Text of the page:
HomeDiagramsDatabaseMapsForumSkyscraper Posters
     

Go Back   SkyscraperPage Forum > Regional Sections > Canada

Reply

 
Thread Tools Display Modes
     
     
  #41  
Old Posted Feb 19, 2017, 4:44 AM
wave46 wave46 is offline
Registered User
 
Join Date: Aug 2016
Posts: 683
Quote:
Originally Posted by Loco101 View Post
For Ontario: I remember seeing on the MTO's website that the 401/400 interchange will be worked on sometime in the next 5 years. Does anybody know what the plans are and what type of work will be done? I've always found it to be a poor interchange considering the volume of traffic. Is there enough room for it to be improved with better ramps and more levels?
To my knowledge, they're currently rehabilitating the bridges on the 400/401 interchange, or they were the last time I drove through there (August 2016). They might be widening the westbound 401 from the 400 interchange to Weston Rd. to decrease weaving from traffic merging onto the 401 competing with traffic exiting to Weston. That's about it for improvements though.

To properly fix the interchange, you'd need to make it free flow merging and exiting to the express and collector lanes of the 401. The only direction that is close to that is the eastbound 401 to the 400.

There is a large parcel of land next to the Leon's in the southeast quadrant of the interchange - I'm not sure who owns that though. To my (admittedly not a civil engineer) mind, it would make for some unfortunate geometry to shift the highway using that land though. The MTO would have to fix the Basketweave too, just east of the interchange. It would be expensive and messy, which is probably why they're just rebuilding it as is.
Reply With Quote
     
     
  #42  
Old Posted Feb 19, 2017, 7:38 PM
whatnext whatnext is offline
Registered User
 
Join Date: Feb 2009
Location: Vancouver
Posts: 7,222
Those proposed interchanges in Calgary look like horrific space wasters. I'm surprised that way of thinking still prevails there.
Reply With Quote
     
     
  #43  
Old Posted Feb 19, 2017, 8:21 PM
speedog's Avatar
speedog speedog is online now
Moran supreme
 
Join Date: Sep 2010
Posts: 2,233
Quote:
Originally Posted by whatnext View Post
Those proposed interchanges in Calgary look like horrific space wasters. I'm surprised that way of thinking still prevails there.
It's most likely about cost, earth berm ramps with short bridges are much cheaper than longer and taller bridges.
__________________
Just a wee bit below average prairie boy in Canada's third largest city and fourth largest CMA
Reply With Quote
     
     
  #44  
Old Posted Feb 19, 2017, 8:28 PM
ssiguy ssiguy is offline
Registered User
 
Join Date: Mar 2006
Location: White Rock BC
Posts: 5,181
Of course interchanges are waste of space but a necessary one. When you have a freeway meeting a freeway total separation must be maintained and at the same time cars can only turn/merge at a certain level without compromising safety.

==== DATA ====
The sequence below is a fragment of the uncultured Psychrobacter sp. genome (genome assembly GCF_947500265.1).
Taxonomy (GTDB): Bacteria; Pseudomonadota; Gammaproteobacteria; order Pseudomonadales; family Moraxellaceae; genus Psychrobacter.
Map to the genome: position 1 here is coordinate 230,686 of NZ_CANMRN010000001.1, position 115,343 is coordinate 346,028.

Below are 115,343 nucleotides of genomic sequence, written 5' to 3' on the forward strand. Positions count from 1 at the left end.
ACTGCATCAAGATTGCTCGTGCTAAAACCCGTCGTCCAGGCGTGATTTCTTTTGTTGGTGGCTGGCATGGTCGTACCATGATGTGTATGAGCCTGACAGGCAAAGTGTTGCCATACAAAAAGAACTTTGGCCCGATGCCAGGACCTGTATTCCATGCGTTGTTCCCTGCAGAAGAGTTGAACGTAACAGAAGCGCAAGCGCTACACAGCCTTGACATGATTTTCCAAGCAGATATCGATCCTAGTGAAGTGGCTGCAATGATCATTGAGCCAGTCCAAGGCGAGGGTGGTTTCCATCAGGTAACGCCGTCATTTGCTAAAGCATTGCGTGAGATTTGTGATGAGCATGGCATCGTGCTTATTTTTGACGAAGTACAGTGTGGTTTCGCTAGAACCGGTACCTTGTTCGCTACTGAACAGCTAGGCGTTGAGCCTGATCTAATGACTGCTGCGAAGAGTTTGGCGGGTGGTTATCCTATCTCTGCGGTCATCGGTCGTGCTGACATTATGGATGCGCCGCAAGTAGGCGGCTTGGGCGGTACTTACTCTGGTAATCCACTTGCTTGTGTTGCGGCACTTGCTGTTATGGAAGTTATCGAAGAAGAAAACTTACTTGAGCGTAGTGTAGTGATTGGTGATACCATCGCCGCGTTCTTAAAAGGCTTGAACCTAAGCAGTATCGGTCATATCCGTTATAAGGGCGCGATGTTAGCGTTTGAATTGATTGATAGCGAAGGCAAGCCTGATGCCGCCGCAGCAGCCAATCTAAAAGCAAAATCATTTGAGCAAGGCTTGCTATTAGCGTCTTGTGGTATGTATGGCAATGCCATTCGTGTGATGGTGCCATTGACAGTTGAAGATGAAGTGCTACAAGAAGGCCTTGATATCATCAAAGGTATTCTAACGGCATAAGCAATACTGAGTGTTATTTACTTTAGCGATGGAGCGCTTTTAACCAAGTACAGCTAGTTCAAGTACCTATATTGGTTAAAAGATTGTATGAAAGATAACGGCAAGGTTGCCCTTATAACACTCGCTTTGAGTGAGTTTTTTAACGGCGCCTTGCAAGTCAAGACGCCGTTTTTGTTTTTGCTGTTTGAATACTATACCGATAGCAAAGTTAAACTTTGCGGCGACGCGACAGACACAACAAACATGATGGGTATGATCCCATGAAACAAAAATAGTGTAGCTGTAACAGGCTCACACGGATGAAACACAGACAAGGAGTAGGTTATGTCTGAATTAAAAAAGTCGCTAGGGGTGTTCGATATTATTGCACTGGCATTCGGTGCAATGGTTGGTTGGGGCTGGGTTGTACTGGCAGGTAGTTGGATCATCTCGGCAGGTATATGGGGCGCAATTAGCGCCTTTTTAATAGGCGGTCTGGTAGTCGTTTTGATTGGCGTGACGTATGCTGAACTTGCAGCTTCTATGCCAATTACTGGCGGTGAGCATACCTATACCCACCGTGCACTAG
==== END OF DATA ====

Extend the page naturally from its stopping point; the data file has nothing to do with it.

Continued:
Reply With Quote
     
     
  #45  
Old Posted Feb 21, 2017, 6:03 AM
dleung dleung is offline
Registered User
 
Join Date: Nov 2009
Location: Toronto
Posts: 2,752
Neither the most compact nor the most high-capacity interchange is the most efficient. What I'm trying to get at is that planners try to solve a myriad of traffic problems with a half-billion-dollar interchange, and most of the time it simply shifts the bottleneck to another part of the highway. And of course, the wider the physical barrier between neighbourhoods, the more likely people will rather drive than walk across the overpass. Even if it ultimately does reduce commute times, that puts more pressure on suburban sprawl until there's gridlock again.

One of the reasons I dislike stack interchanges is because all the levels make it nearly impossible to integrate transit with. The planned one at Steveston/Hwy 99 in Richmond will have elevators to get to the BRT stop, at the end of a long painful trek from the nearest point of civilization.

For arterial connections I prefer diamonds over parclos, because it creates by far the narrowest tear in the urban fabric, and in a trenched situation leaves zero wasted space.

I love Portland's freeways btw


Reply With Quote
     
     
  #46  
Old Posted Feb 21, 2017, 3:32 PM
esquire's Avatar
esquire esquire is online now
Think about Winnipeg.
 
Join Date: Oct 2001
Posts: 17,638
A few years ago, Winnipeg built a fire station right in one of the parclo loops on one of the few urban interchanges that exists here... at first it seemed a bit awkward, but it works, and it has the benefit of putting to use what was a fairly large empty space in a convenient site.

The truly curious can see it here: https://goo.gl/maps/88rxLCQCdMq

There is also a trumpet interchange just east of there that also has buildings in the loop.

The rest of Winnipeg's handful of interchanges are not particularly wasteful when it comes to space... most of them are in outlying areas where space is fairly plentiful. Even the larger highway interchanges on the Perimeter Highway like the one 1ajs posted are not particularly unwieldy.
Reply With Quote
     
     
  #47  
Old Posted Feb 21, 2017, 4:35 PM
sonysnob sonysnob is offline
Registered User
 
Join Date: Aug 2011
Posts: 898
Quote:
Originally Posted by wave46 View Post
To my knowledge, they're currently rehabilitating the bridges on the 400/401 interchange, or they were the last time I drove through there (August 2016). They might be widening the westbound 401 from the 400 interchange to Weston Rd. to decrease weaving from traffic merging onto the 401 competing with traffic exiting to Weston. That's about it for improvements though.